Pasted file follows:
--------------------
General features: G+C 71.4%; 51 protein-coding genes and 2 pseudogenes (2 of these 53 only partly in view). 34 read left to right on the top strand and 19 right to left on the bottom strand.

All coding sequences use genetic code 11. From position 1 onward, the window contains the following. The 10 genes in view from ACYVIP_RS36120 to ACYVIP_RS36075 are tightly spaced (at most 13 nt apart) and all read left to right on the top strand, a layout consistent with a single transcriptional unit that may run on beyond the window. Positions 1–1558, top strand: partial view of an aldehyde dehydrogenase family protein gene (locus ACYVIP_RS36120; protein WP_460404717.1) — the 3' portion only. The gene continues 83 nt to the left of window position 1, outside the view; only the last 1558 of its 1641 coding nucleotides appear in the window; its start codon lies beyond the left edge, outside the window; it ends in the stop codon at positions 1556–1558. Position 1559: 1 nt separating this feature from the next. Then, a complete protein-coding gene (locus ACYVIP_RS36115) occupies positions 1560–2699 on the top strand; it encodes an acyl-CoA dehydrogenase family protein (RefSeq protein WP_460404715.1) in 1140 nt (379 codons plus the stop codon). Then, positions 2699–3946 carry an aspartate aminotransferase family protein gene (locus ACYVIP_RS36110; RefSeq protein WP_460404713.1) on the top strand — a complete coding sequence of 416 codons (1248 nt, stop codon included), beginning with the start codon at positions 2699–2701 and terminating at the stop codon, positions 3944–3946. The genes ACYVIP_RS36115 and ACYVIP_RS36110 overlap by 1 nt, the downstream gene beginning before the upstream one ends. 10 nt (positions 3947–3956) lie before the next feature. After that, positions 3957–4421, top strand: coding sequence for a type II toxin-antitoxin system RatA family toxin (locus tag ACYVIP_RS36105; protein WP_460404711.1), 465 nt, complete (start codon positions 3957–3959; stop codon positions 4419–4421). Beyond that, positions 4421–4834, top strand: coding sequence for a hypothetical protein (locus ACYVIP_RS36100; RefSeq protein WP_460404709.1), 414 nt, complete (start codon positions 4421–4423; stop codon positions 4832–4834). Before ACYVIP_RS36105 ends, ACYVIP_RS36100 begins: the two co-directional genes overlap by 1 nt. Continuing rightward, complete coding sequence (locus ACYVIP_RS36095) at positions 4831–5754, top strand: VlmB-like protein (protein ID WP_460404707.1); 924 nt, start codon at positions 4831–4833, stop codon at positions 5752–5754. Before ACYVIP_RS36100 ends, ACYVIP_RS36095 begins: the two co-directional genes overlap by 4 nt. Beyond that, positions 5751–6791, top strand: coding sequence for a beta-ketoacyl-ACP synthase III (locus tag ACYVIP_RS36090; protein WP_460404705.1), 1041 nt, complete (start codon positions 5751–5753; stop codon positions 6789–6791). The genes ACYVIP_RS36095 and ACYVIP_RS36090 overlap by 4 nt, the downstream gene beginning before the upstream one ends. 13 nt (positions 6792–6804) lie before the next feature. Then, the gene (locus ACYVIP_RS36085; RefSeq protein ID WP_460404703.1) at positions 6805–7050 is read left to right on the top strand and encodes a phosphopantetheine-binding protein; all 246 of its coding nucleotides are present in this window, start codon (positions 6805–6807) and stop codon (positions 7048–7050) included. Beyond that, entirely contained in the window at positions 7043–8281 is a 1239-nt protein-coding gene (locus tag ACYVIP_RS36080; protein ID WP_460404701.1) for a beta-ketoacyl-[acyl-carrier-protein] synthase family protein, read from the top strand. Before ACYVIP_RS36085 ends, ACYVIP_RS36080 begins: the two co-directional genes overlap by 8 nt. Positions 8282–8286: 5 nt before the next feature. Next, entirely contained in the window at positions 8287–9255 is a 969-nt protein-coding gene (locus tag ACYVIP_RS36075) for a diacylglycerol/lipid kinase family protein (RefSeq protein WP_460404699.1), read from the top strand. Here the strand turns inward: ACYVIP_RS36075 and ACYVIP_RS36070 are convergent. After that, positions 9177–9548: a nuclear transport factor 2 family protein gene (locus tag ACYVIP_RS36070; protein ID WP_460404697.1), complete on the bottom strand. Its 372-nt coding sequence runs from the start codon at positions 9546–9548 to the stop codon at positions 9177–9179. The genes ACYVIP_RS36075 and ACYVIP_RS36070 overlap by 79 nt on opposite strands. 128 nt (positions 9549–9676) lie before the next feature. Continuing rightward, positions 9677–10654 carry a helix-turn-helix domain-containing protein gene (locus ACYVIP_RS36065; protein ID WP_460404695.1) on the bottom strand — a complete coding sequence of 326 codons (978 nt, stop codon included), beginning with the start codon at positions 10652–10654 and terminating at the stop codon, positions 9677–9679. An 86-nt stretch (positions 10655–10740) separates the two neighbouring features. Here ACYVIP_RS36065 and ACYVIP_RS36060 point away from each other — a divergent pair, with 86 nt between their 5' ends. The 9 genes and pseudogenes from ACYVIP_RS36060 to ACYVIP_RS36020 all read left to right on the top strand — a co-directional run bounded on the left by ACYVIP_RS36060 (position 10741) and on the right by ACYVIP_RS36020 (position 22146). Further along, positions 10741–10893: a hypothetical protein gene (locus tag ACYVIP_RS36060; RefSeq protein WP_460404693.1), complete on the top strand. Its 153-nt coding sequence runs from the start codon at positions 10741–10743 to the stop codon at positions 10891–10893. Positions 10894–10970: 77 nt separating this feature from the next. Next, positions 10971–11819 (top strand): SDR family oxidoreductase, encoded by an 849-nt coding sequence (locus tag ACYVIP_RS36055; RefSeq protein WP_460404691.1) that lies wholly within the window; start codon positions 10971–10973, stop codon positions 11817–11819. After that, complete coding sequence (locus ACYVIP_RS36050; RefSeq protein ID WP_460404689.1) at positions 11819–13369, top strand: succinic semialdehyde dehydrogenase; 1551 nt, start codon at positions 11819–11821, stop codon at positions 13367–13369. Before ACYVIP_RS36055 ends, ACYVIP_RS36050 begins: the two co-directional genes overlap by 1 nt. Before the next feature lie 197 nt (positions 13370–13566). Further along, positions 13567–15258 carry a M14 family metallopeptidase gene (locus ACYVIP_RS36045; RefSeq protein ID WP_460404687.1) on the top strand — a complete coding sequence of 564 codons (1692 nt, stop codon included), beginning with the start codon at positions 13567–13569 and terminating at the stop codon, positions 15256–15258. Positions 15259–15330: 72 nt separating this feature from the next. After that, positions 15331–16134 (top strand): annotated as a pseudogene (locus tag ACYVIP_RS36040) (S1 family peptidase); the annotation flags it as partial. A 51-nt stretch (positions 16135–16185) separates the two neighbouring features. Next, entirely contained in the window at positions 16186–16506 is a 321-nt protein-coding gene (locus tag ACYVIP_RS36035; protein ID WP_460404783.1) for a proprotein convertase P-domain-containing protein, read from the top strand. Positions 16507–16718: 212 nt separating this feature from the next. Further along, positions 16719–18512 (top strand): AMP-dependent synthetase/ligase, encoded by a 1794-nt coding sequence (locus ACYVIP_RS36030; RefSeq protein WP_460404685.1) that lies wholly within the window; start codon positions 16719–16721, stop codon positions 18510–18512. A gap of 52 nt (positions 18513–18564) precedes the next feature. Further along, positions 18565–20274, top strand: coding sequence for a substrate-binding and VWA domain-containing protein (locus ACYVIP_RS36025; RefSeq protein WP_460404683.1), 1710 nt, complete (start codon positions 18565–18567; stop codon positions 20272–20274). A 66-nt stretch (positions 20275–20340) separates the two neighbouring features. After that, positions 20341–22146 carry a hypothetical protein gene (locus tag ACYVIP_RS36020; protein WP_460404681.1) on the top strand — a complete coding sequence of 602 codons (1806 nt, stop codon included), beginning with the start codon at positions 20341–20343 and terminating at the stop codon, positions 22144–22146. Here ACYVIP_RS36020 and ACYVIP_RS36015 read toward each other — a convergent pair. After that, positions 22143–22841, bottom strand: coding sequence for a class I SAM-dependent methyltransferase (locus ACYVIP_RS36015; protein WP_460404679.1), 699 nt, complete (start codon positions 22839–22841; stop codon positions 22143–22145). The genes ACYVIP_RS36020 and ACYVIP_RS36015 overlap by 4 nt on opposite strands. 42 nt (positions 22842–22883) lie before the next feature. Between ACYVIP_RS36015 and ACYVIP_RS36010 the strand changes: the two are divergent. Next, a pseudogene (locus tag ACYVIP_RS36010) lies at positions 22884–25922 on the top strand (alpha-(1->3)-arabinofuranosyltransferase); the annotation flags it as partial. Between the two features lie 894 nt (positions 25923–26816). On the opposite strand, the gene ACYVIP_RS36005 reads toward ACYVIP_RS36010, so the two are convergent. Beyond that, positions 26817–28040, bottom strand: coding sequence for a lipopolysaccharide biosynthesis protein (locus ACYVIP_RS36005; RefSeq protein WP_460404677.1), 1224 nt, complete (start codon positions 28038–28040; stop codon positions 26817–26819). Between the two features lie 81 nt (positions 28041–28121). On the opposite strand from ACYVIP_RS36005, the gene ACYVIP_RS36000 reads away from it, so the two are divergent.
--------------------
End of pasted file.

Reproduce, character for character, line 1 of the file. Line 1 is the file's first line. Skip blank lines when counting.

General features: G+C 71.4%; 51 protein-coding genes and 2 pseudogenes (2 of these 53 only partly in view). 34 read left to right on the top strand and 19 right to left on the bottom strand.